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Forums / Sexuality and gender identity / partner with anxiety/depression

Topic: partner with anxiety/depression

6 posts, 0 answered
  1. jo85
    jo85 avatar
    2 posts
    29 August 2014
    Hi new friends! I'm aware that this isn't technically the space for support people but to be honest I feel more comfortable communicating in the queer community because there are some differences between us and the straighties. My girlfriend is not going so well at the moment, and I am trying to be supportive but also struggling with that. I won't go into details, but I think what I'm struggling with the most is a feeling of responsibility for her and her happiness. I wonder if any of you have got any gold tips for me? Thank youuuu.
  2. Jacko777
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    Jacko777 avatar
    781 posts
    29 August 2014 in reply to jo85

    It's great that you can be supportive for your partner jo85. You may be concerned for her but in the end I think she is responsible for her own happiness, as you are responsible for yours. Set the example for your partner by being responsible for your own happiness, lead the way, whilst being considerate of her needs. 

  3. AGrace
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    AGrace avatar
    1214 posts
    31 August 2014 in reply to jo85

    Hi jo,

    I am one of the straighties but I do understand what you're going through.

    Jacko is right, that you can't possibly be responsible for your girlfriend's happiness, but I get that as a carer it often feels like this is your role. What sorts of things does your girlfriend find even just a little bit of joy in? Is she willing to do any of these things even when you aren't with her? Is she working at the moment? Are you also working?

    Is your girlfriend getting any professional support with her problems? Is she taking any medication to help with her low mood? Does she have other family/friends that she can also rely on for support?

    Do the two of you communicate quite openly about her concerns, and how you are BOTH feeling? I do think that as a carer you can easily get caught up in supporting your partner, and you start to feel like it would be too much for her to hear about how you're coping. It is, however really important that the communication go both ways. 

    Have you spoken with your GP about your worries around your carer role? Carers need support too. There are some options available to you. Obviously seeing a GP is one of them. There's also the carer's Australia website. There are a number of support groups available to carers. One thing that I arranged for my partner was for him to have 24hr access to my Psychiatrist. He was also invited to some of the sessions. Through the hospital that I'd been admitted to, they offer carer information evenings, this might also be something to research.

    I do hope that this has been helpful.

  4. justinok
    justinok avatar
    151 posts
    2 September 2014 in reply to jo85

    Hey Jo, ultimately you can't be responsible for your partners happiness but her knowing that you understand and aren't going to run away will be really important for her stability. She may also feel like she is a burden on you, which could increase her guilt and possibly make her push you away. Like AGrace says communication is really important, and also you've got to look after yourself too because it can be really draining dealing with depression in a relationship. I've been in a relationship where both of us had issues with depression and anxiety, and you can set each other off and make a vicious cycle. If you feel comfortable maybe you can tell us more about your specific situation and we can try and provide some more tips. Having a good friendship circle where you can seek outside support is really good too.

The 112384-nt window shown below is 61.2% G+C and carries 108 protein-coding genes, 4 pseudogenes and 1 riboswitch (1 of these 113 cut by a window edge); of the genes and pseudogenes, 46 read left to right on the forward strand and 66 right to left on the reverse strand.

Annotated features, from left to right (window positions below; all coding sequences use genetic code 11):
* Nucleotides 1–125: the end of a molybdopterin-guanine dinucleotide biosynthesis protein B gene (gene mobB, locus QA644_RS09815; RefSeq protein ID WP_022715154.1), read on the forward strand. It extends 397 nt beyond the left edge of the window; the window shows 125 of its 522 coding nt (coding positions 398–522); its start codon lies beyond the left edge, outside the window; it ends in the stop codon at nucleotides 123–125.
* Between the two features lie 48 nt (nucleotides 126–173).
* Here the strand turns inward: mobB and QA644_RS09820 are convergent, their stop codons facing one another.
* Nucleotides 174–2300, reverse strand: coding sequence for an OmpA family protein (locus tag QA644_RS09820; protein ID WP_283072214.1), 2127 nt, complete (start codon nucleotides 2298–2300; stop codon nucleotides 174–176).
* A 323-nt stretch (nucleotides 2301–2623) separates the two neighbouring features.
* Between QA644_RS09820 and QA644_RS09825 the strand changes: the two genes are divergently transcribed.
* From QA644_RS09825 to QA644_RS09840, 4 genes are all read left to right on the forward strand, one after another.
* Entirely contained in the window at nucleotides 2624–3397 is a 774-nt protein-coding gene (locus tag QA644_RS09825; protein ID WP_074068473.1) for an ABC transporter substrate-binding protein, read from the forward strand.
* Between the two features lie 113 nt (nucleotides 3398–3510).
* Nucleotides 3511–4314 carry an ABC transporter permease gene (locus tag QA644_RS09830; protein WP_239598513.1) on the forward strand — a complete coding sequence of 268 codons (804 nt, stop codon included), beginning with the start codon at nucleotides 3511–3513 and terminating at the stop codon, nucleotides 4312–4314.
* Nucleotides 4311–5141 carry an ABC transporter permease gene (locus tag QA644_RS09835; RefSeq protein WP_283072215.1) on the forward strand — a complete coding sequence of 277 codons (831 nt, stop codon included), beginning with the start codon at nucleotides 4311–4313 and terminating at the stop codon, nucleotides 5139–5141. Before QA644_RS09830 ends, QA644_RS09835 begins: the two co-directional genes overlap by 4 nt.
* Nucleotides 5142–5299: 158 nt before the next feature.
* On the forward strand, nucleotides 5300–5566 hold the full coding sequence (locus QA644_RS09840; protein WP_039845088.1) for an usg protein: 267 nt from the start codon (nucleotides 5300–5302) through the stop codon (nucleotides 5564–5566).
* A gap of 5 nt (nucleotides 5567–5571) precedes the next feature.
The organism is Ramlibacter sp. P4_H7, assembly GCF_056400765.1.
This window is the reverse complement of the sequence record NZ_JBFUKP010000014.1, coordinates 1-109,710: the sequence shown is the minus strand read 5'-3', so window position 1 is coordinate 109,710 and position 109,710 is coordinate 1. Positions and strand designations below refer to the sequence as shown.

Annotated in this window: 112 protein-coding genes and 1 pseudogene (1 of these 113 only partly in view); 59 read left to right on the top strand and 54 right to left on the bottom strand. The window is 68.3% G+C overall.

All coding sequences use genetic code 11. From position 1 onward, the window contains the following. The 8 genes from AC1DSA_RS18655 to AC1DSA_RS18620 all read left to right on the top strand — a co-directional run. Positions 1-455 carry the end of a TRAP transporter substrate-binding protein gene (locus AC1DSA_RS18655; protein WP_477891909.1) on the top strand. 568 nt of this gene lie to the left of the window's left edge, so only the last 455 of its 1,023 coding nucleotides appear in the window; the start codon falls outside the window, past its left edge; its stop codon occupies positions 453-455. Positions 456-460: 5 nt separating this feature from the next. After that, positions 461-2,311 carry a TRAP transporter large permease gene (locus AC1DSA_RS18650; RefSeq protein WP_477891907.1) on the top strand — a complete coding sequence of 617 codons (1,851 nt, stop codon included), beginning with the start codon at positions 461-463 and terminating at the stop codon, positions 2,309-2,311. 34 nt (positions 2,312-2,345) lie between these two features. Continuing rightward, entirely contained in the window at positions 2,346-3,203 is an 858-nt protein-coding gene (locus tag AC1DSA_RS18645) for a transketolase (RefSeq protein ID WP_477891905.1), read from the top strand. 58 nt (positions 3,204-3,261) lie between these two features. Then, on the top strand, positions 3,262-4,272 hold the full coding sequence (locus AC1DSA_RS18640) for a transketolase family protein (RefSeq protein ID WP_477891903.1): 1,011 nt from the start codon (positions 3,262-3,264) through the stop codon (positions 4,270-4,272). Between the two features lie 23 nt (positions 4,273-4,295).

5. jo85
    jo85 avatar
    2 posts
    8 September 2014 in reply to jo85

    Thanks so much for getting back to me :-) I think we're starting to make some progress. My greatest fear is being everything for her and vice versa. I don't think of myself as her carer, and I don't want to take that role on - I'd rather be a support person but I think everything you asked is relevant, Agrace, thank you. She is seeing a psychologist, as am I. I think we're doing all the right things but it's just hard! I feel sometimes like my feelings are less important than or insignificant compared to hers because at the moment her suffering is greater and that makes me reluctant to share things with her. Eep. Thanks again! 

  6. geoff
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    geoff avatar
    15268 posts
    8 September 2014 in reply to jo85

    dear Jo, what does concern me as well as the others who have posted, is that it is so difficult to be able to communicate with the person you are living with, and the reason why this happens is because there are a lot of discussions that happen in this relationship, some you agree with and some you don't, and the same applies to your partner, so when depression hits the person affected, they don't feel comfortable talking to you, so it's a battle to overcome this.

    But this now involves the both of you, and as you are both seeing a psychologist, I think that both of you are going to say to each other 'that I am upset ,depressed because of --- ', so there has to be a balance between both of you accepting one another and their point of view, and agree that there is work that has to be done with the help of your psych. Geoff.

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